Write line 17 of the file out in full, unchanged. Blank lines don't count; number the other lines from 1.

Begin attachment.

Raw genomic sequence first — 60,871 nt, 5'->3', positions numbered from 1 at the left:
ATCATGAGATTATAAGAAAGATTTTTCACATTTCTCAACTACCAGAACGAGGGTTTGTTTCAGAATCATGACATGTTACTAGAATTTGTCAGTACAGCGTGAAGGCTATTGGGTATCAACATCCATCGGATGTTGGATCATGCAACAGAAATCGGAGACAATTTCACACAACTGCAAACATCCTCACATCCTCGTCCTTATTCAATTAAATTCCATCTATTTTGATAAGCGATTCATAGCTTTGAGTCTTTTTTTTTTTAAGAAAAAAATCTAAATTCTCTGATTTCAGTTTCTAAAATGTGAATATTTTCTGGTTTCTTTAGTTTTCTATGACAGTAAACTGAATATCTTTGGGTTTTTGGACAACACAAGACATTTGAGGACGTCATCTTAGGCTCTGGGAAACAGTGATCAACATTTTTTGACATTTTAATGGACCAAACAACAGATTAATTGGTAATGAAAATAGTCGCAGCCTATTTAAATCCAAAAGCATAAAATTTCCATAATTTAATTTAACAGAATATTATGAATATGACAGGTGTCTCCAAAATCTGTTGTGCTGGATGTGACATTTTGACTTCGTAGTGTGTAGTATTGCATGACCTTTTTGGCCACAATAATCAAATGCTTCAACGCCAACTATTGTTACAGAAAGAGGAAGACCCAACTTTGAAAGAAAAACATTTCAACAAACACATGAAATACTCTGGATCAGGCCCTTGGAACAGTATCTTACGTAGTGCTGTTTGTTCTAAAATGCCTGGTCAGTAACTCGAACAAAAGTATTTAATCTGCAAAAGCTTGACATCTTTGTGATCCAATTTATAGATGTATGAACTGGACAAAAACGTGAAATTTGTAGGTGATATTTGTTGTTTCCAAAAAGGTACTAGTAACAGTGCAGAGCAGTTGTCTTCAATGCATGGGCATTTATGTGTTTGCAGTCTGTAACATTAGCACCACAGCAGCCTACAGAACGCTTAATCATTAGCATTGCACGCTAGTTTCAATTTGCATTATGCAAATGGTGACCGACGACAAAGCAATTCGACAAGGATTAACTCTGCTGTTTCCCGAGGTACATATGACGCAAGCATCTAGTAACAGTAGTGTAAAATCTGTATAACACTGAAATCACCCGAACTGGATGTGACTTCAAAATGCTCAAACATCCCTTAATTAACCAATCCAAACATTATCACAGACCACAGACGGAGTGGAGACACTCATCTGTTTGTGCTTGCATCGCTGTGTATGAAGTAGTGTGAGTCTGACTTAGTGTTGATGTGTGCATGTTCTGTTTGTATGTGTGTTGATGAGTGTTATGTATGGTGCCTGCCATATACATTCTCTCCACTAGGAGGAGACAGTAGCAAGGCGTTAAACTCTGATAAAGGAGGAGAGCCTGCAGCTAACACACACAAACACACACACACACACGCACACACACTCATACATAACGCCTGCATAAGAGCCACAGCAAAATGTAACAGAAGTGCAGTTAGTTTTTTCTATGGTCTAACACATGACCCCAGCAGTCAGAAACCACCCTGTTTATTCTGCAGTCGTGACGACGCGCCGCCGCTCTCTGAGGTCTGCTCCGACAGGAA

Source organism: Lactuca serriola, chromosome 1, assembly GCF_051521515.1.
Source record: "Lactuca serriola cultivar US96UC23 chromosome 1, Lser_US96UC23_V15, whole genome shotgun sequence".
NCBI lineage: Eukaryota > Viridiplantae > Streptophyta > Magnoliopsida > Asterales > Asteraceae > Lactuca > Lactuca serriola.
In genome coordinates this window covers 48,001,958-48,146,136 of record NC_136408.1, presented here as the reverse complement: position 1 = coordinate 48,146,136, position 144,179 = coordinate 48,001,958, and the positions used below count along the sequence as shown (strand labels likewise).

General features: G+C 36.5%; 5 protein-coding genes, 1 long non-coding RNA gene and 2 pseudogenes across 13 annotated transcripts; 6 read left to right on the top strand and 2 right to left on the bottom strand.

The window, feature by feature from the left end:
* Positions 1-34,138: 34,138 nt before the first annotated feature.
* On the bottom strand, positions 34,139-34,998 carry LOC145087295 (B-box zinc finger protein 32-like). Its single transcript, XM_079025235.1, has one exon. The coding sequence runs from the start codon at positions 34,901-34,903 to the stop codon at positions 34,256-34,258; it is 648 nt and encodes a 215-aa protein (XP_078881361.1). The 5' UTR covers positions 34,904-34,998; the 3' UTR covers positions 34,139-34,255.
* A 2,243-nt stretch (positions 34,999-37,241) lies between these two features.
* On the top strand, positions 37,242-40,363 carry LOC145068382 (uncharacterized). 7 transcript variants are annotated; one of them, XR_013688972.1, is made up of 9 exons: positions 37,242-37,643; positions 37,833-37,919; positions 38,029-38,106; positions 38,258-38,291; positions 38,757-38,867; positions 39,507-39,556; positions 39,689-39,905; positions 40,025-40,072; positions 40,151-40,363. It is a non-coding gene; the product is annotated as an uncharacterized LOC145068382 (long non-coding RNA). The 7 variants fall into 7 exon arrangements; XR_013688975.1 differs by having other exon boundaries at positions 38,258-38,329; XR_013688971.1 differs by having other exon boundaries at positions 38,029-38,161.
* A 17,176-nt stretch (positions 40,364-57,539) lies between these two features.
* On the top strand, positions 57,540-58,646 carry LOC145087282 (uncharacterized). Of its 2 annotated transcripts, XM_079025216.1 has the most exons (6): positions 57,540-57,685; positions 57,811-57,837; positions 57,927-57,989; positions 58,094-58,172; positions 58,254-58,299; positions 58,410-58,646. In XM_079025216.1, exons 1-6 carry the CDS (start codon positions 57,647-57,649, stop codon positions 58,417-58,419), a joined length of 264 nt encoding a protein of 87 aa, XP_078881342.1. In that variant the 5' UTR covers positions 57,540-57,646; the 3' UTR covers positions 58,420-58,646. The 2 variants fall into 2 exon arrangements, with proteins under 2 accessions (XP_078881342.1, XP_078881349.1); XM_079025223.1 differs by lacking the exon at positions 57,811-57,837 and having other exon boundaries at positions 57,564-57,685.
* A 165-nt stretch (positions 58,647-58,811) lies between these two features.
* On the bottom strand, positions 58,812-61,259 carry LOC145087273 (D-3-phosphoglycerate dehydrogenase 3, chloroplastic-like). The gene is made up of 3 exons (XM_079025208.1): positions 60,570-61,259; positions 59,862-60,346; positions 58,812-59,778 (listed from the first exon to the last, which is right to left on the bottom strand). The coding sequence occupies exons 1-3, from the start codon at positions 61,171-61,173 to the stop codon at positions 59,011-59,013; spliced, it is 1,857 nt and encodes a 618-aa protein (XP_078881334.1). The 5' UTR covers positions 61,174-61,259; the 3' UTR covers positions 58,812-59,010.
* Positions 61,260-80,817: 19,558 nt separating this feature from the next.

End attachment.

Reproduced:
* Positions 61,260-80,817: 19,558 nt separating this feature from the next.